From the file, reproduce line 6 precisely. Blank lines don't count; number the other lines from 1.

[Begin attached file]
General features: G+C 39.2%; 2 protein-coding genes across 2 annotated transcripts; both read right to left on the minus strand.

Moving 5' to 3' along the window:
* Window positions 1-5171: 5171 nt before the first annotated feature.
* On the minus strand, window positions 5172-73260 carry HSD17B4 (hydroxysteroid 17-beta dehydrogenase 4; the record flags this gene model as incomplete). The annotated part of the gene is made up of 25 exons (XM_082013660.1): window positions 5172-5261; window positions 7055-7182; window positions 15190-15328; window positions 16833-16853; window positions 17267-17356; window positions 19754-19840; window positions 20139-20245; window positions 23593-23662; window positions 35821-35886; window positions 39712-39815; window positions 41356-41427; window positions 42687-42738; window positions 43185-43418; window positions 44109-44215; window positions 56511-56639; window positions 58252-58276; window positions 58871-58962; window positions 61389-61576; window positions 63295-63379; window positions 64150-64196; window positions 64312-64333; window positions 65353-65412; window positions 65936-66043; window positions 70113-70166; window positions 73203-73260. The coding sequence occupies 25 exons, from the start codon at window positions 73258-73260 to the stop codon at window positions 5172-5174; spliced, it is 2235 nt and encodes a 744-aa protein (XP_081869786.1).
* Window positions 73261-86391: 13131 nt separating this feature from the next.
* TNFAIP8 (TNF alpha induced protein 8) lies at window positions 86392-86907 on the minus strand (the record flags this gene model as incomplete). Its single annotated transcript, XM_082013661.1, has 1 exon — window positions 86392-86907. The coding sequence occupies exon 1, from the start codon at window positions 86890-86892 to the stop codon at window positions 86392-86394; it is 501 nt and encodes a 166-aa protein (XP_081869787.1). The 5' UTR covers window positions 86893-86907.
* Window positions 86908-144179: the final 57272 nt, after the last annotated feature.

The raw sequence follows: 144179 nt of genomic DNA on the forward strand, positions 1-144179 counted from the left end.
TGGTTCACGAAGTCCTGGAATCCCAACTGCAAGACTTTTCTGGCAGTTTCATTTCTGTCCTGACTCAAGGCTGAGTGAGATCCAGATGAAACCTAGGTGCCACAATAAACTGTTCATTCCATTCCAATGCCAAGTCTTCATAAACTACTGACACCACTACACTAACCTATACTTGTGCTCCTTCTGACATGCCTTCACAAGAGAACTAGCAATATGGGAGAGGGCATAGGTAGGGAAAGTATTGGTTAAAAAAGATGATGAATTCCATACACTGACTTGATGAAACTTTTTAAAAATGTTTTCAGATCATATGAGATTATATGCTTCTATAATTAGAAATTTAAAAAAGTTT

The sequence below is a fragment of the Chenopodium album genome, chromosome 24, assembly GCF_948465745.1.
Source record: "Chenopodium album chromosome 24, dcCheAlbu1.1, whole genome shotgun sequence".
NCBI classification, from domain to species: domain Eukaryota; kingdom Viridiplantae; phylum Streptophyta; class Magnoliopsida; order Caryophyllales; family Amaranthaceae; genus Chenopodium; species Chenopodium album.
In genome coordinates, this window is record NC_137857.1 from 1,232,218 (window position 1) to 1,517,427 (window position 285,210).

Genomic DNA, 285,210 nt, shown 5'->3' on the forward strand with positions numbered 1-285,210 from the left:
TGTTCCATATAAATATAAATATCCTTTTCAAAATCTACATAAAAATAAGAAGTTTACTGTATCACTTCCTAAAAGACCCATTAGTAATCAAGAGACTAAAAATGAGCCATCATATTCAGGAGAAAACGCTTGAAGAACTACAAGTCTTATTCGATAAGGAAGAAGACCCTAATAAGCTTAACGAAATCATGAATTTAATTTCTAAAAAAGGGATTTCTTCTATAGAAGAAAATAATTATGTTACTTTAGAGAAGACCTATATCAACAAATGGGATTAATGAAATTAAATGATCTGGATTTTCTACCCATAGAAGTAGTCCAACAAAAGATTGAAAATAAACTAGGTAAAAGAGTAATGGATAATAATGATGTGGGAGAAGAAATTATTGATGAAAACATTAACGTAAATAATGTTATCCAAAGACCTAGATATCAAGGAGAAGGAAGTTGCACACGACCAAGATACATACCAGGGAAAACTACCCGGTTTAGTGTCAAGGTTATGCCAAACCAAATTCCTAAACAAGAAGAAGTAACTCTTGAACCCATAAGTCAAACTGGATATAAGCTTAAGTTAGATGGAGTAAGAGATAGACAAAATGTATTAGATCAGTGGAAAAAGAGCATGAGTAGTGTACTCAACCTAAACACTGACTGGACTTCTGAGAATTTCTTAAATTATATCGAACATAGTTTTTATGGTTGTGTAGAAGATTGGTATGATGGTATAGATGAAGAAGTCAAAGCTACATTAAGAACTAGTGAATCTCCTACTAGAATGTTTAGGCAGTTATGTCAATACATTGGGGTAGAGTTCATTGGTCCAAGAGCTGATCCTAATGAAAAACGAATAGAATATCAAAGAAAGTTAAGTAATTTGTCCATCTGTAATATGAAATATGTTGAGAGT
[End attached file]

* TNFAIP8 (TNF alpha induced protein 8) lies at window positions 86392-86907 on the minus strand (the record flags this gene model as incomplete). Its single annotated transcript, XM_082013661.1, has 1 exon — window positions 86392-86907. The coding sequence occupies exon 1, from the start codon at window positions 86890-86892 to the stop codon at window positions 86392-86394; it is 501 nt and encodes a 166-aa protein (XP_081869787.1). The 5' UTR covers window positions 86893-86907.